¶ 9. Deonna petitioned the Walthall County Chancery Court to be appointed as David's conservator. Her petition attached affidavits from two physicians, and at a brief hearing on the petition, she and David both testified that she should be appointed as his conservator. On October 6, 2014, the chancery court entered an order appointing Deonna as conservator of David's person and estate. The Strouds then filed a motion in circuit court for partial summary judgment on the statute of limitations issue.
¶ 10. On March 3, 2016, the circuit court held a hearing on the motions for summary judgment and partial summary judgment. The Strouds relied on the affidavits of Deonna and two physicians and the petition, order, and transcript in the conservatorship proceeding. The defendants argued that the Strouds failed to present competent evidence that David was non compos mentis at any time between July 15, 2010, and August 1, 2013.
¶ 11. At the conclusion of the hearing, the circuit judge announced from the bench that he would grant all defendants' motions for summary judgment, and he subsequently entered orders to that effect. The court ruled that the statute of limitations had run as to all defendants because the Strouds could not establish David's lack of capacity so as to toll the statute of limitations. The court also ruled that Allstate was entitled to summary judgment because the relevant insurance contract was not with Allstate. Deonna filed a timely notice of appeal as to Progressive, Conn, and Guzman. She did not appeal as to Allstate.
¶ 12. The basic issue in this appeal, which we review de novo, is whether the defendants were entitled to judgment as a matter of law because there was no genuine issue of material fact as to whether David was a person of unsound mind during the limitations period. We also address Deonna's argument that the circuit judge erred by relying on the fact that David had a Mississippi driver's license during the relevant period. Finally, we address Deonna's additional argument that David's claims against Conn and Guzman are not barred by the statute of limitations. Deonna argues that Conn and Guzman “never denied coverage,” so David's claims against them did not accrue until they answered the complaint.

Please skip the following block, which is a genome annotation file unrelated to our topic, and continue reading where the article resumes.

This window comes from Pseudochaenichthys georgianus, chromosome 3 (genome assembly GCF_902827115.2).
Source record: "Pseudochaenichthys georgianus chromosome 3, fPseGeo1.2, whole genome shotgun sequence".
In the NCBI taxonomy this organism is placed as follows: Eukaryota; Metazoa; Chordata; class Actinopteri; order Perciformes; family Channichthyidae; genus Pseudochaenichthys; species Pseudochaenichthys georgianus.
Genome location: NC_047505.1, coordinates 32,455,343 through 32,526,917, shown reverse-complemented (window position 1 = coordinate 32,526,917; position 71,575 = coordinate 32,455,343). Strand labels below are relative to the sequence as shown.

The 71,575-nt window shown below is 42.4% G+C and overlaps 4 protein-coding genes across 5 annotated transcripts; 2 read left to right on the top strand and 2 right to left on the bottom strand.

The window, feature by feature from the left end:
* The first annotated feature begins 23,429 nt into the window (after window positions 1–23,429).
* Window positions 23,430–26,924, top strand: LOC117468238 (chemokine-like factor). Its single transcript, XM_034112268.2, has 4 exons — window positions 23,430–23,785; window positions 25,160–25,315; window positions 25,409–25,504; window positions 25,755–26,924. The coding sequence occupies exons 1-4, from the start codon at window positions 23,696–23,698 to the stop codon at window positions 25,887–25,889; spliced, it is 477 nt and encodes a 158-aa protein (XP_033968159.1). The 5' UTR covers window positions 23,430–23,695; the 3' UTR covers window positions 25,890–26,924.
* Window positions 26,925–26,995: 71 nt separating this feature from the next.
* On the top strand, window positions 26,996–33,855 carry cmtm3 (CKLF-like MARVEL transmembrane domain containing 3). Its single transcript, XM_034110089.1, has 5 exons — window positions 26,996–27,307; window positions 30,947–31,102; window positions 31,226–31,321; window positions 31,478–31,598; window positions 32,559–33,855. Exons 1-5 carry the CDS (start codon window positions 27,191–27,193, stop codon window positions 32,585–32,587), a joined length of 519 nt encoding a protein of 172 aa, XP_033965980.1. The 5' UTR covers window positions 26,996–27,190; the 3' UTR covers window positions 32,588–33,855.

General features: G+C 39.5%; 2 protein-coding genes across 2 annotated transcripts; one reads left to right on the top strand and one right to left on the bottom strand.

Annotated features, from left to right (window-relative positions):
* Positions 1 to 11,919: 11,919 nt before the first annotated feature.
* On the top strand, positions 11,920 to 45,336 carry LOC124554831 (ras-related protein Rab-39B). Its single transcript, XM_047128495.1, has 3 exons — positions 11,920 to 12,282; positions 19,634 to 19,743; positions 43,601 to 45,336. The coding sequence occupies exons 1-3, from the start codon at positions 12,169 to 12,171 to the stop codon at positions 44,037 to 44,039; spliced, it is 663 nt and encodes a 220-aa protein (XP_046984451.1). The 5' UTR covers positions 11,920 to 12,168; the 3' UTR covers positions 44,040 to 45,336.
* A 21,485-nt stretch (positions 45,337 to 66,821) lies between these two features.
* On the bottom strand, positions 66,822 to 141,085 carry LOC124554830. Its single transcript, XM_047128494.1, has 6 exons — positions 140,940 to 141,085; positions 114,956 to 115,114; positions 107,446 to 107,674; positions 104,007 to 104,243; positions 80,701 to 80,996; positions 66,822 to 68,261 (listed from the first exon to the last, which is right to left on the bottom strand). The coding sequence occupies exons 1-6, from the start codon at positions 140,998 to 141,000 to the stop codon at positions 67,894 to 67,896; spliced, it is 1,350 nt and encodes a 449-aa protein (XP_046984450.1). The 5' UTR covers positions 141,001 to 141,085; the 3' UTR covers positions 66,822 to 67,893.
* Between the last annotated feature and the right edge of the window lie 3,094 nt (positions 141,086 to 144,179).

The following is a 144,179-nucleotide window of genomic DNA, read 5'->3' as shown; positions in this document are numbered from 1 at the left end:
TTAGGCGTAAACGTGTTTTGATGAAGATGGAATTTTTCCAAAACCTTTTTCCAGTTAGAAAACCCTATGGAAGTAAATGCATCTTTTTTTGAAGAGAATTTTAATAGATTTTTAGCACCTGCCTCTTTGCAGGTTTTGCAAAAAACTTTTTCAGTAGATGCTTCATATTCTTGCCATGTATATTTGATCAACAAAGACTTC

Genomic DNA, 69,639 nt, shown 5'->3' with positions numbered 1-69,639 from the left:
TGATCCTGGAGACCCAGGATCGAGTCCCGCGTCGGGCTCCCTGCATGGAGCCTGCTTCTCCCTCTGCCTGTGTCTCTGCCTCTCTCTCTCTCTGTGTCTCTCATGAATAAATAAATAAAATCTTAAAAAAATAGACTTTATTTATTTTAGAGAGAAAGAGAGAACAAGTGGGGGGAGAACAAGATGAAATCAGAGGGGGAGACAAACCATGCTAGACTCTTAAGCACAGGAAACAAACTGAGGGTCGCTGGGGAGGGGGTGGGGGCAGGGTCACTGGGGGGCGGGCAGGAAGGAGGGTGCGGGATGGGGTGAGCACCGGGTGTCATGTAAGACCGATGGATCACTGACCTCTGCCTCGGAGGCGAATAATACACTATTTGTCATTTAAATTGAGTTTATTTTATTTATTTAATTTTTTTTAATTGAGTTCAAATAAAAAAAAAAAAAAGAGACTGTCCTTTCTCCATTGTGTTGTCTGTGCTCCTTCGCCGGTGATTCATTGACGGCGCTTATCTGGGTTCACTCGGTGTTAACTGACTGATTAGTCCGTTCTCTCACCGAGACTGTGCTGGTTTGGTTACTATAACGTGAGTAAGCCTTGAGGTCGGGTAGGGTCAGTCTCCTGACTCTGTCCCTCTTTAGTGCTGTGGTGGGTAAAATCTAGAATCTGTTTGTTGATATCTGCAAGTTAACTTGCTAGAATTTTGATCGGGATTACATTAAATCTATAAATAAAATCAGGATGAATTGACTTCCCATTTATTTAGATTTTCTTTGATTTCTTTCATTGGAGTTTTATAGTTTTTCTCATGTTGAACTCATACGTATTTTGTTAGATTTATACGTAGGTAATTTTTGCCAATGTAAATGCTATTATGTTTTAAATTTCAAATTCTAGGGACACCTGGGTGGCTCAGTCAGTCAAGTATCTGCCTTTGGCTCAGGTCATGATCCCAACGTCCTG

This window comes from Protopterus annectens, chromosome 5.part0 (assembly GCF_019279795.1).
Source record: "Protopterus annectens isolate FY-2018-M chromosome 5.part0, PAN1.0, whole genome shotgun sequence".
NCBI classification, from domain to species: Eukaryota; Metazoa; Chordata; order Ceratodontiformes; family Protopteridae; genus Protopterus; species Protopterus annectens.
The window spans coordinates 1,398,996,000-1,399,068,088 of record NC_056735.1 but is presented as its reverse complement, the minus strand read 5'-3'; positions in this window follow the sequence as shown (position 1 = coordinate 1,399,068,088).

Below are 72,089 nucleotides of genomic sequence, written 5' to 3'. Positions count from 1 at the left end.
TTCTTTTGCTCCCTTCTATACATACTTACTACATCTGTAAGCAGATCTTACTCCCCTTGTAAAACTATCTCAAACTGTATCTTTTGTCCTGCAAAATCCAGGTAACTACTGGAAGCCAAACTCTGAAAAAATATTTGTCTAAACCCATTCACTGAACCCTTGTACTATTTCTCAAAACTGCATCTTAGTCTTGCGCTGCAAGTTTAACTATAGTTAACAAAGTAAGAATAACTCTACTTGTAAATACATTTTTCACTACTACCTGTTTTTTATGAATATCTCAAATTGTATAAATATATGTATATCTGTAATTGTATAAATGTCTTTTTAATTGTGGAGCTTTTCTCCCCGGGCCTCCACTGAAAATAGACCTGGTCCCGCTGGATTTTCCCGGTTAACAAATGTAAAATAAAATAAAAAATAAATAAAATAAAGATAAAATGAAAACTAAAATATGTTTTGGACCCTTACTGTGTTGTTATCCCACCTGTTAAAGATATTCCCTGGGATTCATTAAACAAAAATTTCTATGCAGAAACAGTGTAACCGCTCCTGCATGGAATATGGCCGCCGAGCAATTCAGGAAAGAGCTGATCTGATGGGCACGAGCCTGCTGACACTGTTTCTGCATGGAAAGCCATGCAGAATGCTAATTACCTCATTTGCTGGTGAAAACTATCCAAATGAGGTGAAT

I. There is no genuine issue of material fact as to whether David was “under the disability of ․ unsoundness of mind” during the limitations period.
¶ 13. We review the circuit court's order granting summary judgment de novo. Rockwell v. Preferred Risk Mut. Ins., 710 So. 2d 388, 389 (¶ 4) (Miss. 1998). Summary “judgment ․ shall be rendered forthwith if the pleadings, depositions, answers to interrogatories and admissions on file, together with the affidavits, if any, show that there is no genuine issue as to any material fact and that the moving party is entitled to a judgment as a matter of law.” M.R.C.P. 56(c). “The focal point of our standard for summary judgment is on material facts,” which means those facts “that matter[ ] in an outcome determinative sense.” Simmons v. Thompson Mach. of Miss. Inc., 631 So. 2d 798, 801 (Miss. 1994). “The existence of a hundred contested issues of fact will not thwart summary judgment where there is no genuine dispute regarding the material issues of fact.” Sanders v. Advanced Neuromodulation Sys. Inc., 44 So. 3d 960, 965 (¶ 11) (Miss. 2010) (quoting Moss v. Batesville Casket Co., 935 So. 2d 393, 399 (¶ 17) (Miss. 2006)); see also Summers ex rel. Dawson v. St. Andrew's Episcopal Sch. Inc., 759 So. 2d 1203, 1208 (¶ 12) (Miss. 2000) (“Numerous, immaterial facts may be controverted, but only those that affect the outcome of the suit under the governing law will properly preclude the entry of summary judgment.” (Quotation marks omitted)).
¶ 14. We view the evidence in the light most favorable to the nonmoving party. Buckley v. Singing River Hosp., 146 So. 3d 365, 369 (¶ 9) (Miss. Ct. App. 2013) (citing Smith v. Chhabra, 54 So. 3d 877, 880 (¶ 11) (Miss. Ct. App. 2011)). However, the nonmoving “party may not rest upon the mere allegations or denials of his pleadings, but his response, by affidavits or as otherwise provided in this rule, must set forth specific facts showing that there is a genuine issue for trial.” M.R.C.P. 56(e).
¶ 15. When, as in this case, “a defendant pleads a statute of limitations as a defense and shows that the suit is thereby barred, he has met this burden of proof. Where the plaintiff asserts that his case is not barred by the statute of limitations, the burden is on him to show some legal or equitable basis for avoiding such period of limitations.” Hall v. Dillard, 739 So. 2d 383, 387–88 (¶ 19) (Miss. Ct. App. 1999) (citing Gulf Nat'l Bank v. King, 362 So. 2d 1253, 1255 (Miss. 1978)); accord, e.g., Sullivan v. Trustmark Nat'l Bank, 653 So. 2d 930, 931–32 (Miss. 1995); Archer v. Nissan Motor Acceptance Corp., 633 F. Supp. 2d 259, 265 (S.D. Miss. 2007), aff'd, 550 F.3d 506 (5th Cir. 2008).